Psalm 25:14, The friendship of the LORD is for those who fear Him, and He makes known to them His covenant.
1 Kings 19:1-8, Ahab told Jezebel all that Elijah had done, and how he had killed all the prophets with the sword. Then Jezebel sent a messenger to Elijah, saying, “So may the gods do to me and more also if I do not make your life as the life of one of them by this time tomorrow.” Then he was afraid, and he arose and ran for his life and came to Beersheba, which belongs to Judah, and left his servant there.
But he himself went a day’s journey into the wilderness and came and sat down under a broom tree. And he asked that he might die, saying, “It is enough; now, O LORD, take away my life, for I am no better than my fathers.” And he lay down and slept under a broom tree. And behold, an angel touched him and said to him, “Arise and eat.” And he looked, and behold, there was at his head a cake baked on hot stones and a jar of water. And he ate and drank and lay down again. And the angel of the LORD came again a second time and touched him and said, “Arise and eat, for the journey is too great for you.” And he arose and ate and drank, and went in the strength of that food forty days and forty nights to Horeb, the mount of God.
Elijah was a courageous prophet. He faced the prophets of Baal, proved their god to be false, and killed them by God’s command. This is a daring move to make in a pagan world. Today’s pagan gods include abortion clinics and sex change practises. Imagine if God sent Elijah to destroy the high places of abortion clinics and transgender practises. He would be a widely hated man by both the American people and the government, yes? Everyone would view him as a threat, just as those who worship sacred autonomy today view Christians as a threat because we have the audacity to expose their false gods as they are—wicked and deceitful.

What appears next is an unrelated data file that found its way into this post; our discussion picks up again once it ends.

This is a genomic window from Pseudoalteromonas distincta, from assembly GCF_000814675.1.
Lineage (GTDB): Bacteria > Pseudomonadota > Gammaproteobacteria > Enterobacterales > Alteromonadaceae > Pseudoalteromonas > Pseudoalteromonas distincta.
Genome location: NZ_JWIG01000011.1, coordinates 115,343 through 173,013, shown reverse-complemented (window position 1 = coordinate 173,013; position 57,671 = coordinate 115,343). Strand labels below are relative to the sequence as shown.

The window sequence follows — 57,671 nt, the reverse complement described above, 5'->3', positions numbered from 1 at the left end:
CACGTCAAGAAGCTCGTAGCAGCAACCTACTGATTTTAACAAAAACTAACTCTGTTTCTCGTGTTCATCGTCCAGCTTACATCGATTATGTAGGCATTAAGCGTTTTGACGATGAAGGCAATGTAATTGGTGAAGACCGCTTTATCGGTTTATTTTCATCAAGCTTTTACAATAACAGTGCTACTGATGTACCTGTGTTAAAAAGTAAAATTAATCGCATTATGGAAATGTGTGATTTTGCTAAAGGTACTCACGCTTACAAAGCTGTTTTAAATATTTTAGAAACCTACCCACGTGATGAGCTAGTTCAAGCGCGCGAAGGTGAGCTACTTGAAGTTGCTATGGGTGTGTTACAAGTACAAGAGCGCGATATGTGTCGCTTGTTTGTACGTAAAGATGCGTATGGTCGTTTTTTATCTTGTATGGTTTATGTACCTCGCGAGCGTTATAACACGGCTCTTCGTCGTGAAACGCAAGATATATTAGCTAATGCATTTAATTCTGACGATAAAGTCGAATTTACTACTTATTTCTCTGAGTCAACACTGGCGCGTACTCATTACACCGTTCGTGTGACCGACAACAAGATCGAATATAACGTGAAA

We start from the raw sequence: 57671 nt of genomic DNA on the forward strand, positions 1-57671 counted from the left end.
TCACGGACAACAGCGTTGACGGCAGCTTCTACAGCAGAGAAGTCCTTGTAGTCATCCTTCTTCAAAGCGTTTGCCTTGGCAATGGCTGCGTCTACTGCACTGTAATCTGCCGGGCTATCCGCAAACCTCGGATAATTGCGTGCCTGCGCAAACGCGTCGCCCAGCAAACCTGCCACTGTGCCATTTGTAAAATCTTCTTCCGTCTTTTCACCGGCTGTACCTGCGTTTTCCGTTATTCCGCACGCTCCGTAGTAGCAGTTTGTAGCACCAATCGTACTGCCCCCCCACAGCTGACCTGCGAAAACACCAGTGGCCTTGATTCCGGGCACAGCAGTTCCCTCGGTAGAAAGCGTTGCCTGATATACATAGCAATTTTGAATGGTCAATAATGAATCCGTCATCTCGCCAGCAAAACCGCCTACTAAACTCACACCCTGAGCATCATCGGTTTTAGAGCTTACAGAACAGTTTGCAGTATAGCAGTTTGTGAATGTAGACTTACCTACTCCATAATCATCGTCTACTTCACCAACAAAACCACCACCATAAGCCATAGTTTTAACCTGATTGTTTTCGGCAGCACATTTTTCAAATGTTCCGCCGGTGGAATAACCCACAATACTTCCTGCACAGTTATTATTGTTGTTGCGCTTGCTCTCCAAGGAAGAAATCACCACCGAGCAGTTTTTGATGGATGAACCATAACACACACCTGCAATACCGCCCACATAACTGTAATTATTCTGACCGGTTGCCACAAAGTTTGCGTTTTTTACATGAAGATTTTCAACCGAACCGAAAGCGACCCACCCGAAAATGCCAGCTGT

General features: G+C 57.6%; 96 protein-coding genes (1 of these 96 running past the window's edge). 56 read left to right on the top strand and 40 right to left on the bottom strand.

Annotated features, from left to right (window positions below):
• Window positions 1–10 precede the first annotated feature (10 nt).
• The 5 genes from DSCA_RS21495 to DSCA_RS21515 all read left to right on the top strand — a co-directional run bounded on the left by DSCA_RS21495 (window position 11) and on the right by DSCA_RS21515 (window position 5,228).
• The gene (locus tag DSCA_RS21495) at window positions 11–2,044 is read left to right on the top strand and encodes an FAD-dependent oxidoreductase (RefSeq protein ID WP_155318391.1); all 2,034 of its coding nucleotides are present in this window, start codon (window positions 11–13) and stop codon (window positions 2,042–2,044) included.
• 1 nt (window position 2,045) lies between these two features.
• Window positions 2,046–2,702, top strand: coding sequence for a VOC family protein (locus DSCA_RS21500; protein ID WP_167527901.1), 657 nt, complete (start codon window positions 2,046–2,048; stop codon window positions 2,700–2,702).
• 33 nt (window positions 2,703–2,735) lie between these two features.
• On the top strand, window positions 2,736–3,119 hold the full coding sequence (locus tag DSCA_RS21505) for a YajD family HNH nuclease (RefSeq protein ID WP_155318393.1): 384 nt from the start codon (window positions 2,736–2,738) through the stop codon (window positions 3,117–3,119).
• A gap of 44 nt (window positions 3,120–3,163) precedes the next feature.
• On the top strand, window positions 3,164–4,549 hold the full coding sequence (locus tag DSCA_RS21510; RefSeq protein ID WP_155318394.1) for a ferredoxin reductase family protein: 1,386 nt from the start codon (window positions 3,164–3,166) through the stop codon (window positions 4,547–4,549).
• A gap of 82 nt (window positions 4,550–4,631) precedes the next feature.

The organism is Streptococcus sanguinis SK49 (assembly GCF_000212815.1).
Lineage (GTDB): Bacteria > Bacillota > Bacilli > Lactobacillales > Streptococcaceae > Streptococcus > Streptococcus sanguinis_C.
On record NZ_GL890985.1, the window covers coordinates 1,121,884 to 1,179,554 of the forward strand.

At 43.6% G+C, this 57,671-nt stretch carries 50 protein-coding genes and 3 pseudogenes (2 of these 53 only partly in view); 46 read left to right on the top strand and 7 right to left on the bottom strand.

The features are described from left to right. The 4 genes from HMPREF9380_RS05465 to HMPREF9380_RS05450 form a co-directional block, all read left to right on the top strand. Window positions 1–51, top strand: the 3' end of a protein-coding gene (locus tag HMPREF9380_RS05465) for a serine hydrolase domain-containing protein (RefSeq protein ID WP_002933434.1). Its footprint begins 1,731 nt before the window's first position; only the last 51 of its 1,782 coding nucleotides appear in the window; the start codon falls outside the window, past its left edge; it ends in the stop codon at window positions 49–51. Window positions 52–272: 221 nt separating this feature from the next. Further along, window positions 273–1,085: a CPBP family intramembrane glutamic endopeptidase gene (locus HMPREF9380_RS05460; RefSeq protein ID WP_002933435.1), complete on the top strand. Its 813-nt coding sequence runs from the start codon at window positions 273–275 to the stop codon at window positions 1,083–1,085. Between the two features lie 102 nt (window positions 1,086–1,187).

Elijah is often viewed as a courageous, bold prophet. Yet we forget he was also a sinner. The threat on Elijah’s life that Jezebel gave was a common Hebrew idiom of those days. She was, in a sense, pronouncing a curse on Elijah. She was essentially saying, “May the gods deal with me accordingly if I do not kill you like you killed these prophets.” Jezebel swears to the gods—the very gods Elijah denounced and proved to be false. Yet he was afraid. If he knew the gods were false, why was he afraid? The text doesn’t say, but I think it may be because of Jezebel’s position. She was, after all, queen of Israel, so she had the power to take his life without question. So perhaps he feared her power.